Will Apple Unveil the iPad 4 on Tuesday?
Apple may also unveil the new iMac, as well as upgrades to the Mac Mini and 13-inch MacBook Pro. The latter seems unlikely, as Apple already upgraded the 13-inch model over the summer, albeit without a solid state drive or a Retina Display.
There is one other product Apple could unveil tomorrow: the fourth-generation iPad. This might sound like a far-fetched fantasy that will never come true. But there are many reasons why Apple should -- and possibly could -- bring the next iPad to market far sooner than expected.
Premature vs. Frequent Upgrades
Consumers hate to wait for new technology. Whether it's a tablet, smartphone, game console or some other device, consumers are very impatient creatures.
This has made it easy for Apple to hype and promote the annual upgrades of its products with minimal effort. The company spends millions to market its devices after they are shipped to retailers. Until then, Apple relies on tech bloggers, product enthusiasts and mainstream reporters to promote its products. Thus far, this strategy has worked beautifully.
If Apple were to release too many upgrades, it would run the risk of hurting future sales. One of Benzinga's former news analysts waited 18 months to purchase a new MacBook because he was always eager to see what the next upgrade would be -- and subsequently, the upgrade after that. This is partially due to the fact that the company had not created the machine he wanted (he was waiting for something along the lines of the Next-Gen MacBook Pro). But in general, they did not want to miss out on a superior upgrade than the one that was currently available.
If Apple releases the iPad Mini this fall, it could lead to a similar dilemma. There are fears that it could cannibalize sales of the third-generation iPad. It may also create a situation where consumers are too afraid to buy an iPad because they wonder when the next iteration will be released.
This is not a problem that Apple has ever faced with the iPod or the iPhone. Consumers know that when a new iPhone arrives, the company will stand by it for roughly a year. Thus, the iPhone 5 will still be a "new" device in January 2013.
The same may not be true for the iPad Mini. If Apple only chooses to release the smaller iPad this year, consumers will speculate about the iPad 4 and its spring 2013 arrival. They may wonder how it will differ from the current iPads, if it will be as thin and as light as the iPad Mini, or if it will contain new features that they cannot live without. If they start to worry about that, they will be less likely to buy an iPad Mini this fall.
While worrisome consumers may not be the market that Apple is targeting (especially since the iPad Mini is designed to serve the smaller tablet market), that does not mean that the company should be willing to sacrifice those sales. If the iPad Mini is appealing enough, Apple could feasibly sell the device to anyone, but not if consumers wonder what else is around the corner.
Thus, it would make a lot more sense for Apple to unveil both the iPad 4 and the iPad Mini on Tuesday.
Product Upgrade Conundrum
Based on the rumors alone, it seems that Apple plans to release each iPad Mini in the fall and each full-size iPad in the spring, but the logic behind this is unclear.
Just as the iPod Touch borrows key features from the iPhone 5 (and was rightfully upgraded on the day the iPhone 5 was announced), the iPad Mini is likely to mirror the third-generation iPad. If Apple separates the product release schedules for each iPad, consumers will always be torn between iterations, potentially hurting sales of both devices.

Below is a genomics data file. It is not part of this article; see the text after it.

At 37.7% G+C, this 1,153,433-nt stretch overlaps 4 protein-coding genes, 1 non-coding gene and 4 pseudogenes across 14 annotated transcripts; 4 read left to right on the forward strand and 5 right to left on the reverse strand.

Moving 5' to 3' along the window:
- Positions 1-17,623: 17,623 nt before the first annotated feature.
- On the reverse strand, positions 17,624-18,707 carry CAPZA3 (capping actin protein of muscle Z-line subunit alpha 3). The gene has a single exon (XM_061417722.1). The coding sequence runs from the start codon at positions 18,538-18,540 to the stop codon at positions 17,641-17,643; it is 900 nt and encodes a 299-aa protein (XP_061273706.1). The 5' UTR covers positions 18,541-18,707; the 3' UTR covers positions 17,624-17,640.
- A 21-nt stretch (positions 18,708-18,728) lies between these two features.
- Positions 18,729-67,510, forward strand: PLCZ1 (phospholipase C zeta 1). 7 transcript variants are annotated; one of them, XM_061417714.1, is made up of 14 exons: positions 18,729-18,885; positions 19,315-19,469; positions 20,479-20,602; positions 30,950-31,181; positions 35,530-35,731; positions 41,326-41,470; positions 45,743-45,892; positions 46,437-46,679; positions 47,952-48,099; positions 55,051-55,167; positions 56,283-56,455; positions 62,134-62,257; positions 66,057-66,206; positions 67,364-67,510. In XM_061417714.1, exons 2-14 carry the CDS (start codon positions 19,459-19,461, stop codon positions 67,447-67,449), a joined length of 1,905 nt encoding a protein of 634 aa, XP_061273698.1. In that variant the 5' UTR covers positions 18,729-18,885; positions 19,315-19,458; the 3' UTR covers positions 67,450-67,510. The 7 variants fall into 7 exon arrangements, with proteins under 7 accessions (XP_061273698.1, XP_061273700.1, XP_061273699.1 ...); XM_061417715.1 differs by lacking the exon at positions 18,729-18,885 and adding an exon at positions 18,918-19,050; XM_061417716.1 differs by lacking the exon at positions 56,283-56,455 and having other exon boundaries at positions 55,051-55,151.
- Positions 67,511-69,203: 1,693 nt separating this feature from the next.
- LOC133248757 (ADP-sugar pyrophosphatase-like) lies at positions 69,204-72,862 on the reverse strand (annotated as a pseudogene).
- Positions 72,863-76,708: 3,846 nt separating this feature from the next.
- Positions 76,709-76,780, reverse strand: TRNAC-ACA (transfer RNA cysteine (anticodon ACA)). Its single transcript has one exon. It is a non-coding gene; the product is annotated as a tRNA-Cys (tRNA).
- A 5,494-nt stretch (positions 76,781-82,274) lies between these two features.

By releasing both tablets together, consumers would not have to worry about the next iteration and when it will be released.
Benzinga has already addressed the issue of pricing the iPad Mini. Assuming this does not concern Apple, there is still one challenge ahead for the company. When the iPad 4 is released, the third-generation model is likely to get a price cut of $100 or more. At that time, it will then be closer in price to the iPad Mini. The iPad 2, meanwhile, will be even cheaper (if still available), making the iPad Mini even less attractive.
By releasing the iPad 4 and iPad Mini simultaneously, Apple can cut the prices of its older models all at once and let consumers decide what they want right now. If they choose the third-generation iPad, Apple can rest easy knowing it still got a sale. If they choose one of the newer models, the company will gain higher profits. Either way, Apple wins.
The Competition is Growing
In recent months, a number of Apple competitors unveiled new tablets, including Amazon (NASDAQ: AMZN) and Barnes & Noble (NYSE: BKS). The devices may not be as powerful as the third-generation iPad, but they are a lot cheaper, and cheap devices threaten to reduce Apple's bottom line.
This is why Apple is thought to have sped up plans to build a smaller iPad -- to stop the competition from devouring the lower-end market. Size is only part of the equation. While some consumers genuinely want a seven-inch tablet, many are buying the smaller devices because they are less expensive.
This fall, Amazon and Barnes & Noble showed that they are no longer content to compete with Apple on a seven-inch scale. They both unveiled full-size tablets. Now Google (NASDAQ: GOOG) is expected to do the same while doubling the memory of its existing tablet, the Nexus 7.
Should Apple wait around for these and other manufacturers to announce another round of tablets or upgrades? The iPad maker would be wise to go all-in and unveil the iPad Mini and the iPad 4 this week.
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